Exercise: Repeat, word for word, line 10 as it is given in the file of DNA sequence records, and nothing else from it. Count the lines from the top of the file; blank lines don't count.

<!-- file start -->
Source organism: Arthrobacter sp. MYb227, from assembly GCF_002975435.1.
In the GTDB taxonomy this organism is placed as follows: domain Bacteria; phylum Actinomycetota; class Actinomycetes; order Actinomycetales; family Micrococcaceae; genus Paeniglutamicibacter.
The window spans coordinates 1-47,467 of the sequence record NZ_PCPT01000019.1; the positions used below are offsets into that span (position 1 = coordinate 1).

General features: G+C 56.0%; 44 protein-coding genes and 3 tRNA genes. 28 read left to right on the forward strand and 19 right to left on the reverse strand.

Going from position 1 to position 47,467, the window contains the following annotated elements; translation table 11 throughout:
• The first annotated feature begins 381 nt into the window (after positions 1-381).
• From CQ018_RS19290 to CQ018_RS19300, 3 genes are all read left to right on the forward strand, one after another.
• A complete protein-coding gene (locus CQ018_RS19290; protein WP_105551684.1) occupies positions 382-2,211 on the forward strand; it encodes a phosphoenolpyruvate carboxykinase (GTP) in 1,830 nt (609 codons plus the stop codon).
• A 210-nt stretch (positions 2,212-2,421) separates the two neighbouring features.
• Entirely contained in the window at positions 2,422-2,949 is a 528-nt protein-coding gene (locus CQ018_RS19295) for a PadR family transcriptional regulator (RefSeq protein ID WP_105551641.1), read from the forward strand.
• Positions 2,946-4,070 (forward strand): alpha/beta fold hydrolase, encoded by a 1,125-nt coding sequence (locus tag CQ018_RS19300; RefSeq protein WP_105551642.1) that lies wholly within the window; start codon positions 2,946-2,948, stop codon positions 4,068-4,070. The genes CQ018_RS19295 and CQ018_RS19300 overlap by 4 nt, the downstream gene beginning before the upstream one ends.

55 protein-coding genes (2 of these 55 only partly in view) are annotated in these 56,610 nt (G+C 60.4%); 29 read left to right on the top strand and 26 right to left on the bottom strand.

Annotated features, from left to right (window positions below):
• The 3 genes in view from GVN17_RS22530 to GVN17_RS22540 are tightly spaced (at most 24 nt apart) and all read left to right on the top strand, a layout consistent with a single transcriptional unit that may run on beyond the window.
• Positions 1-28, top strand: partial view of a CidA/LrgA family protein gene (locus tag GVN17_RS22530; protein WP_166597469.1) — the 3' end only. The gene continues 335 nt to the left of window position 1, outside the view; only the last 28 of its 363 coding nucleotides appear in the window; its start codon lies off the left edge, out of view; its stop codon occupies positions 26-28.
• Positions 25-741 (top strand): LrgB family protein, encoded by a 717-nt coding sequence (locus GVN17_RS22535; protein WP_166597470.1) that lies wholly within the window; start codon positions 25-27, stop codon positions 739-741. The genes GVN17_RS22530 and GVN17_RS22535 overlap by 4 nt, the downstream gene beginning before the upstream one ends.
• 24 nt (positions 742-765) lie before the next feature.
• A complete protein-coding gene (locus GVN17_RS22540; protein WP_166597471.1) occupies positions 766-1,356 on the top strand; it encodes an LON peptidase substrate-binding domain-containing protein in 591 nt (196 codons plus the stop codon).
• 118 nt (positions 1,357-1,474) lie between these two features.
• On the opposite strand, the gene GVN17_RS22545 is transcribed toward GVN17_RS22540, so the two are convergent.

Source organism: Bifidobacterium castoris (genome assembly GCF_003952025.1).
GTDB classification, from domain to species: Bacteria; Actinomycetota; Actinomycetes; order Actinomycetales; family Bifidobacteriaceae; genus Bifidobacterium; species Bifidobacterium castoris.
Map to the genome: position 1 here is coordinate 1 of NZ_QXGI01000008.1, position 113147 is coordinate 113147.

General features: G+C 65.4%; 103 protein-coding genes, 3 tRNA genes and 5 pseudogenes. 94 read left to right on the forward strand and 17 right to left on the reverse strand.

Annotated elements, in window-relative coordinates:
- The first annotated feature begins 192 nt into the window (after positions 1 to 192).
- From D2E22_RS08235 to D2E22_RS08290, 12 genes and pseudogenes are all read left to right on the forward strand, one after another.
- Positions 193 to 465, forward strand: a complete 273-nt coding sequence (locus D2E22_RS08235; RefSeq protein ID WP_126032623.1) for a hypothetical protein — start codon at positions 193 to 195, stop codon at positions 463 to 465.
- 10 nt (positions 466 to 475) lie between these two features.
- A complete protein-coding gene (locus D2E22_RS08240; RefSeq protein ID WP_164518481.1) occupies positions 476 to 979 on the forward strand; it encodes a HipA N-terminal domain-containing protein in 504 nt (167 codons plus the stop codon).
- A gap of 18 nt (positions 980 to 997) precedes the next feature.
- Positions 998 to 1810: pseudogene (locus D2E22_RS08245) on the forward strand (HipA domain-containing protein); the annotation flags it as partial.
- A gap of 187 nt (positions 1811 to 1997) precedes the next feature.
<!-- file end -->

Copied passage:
• Entirely contained in the window at positions 2,422-2,949 is a 528-nt protein-coding gene (locus CQ018_RS19295) for a PadR family transcriptional regulator (RefSeq protein ID WP_105551641.1), read from the forward strand.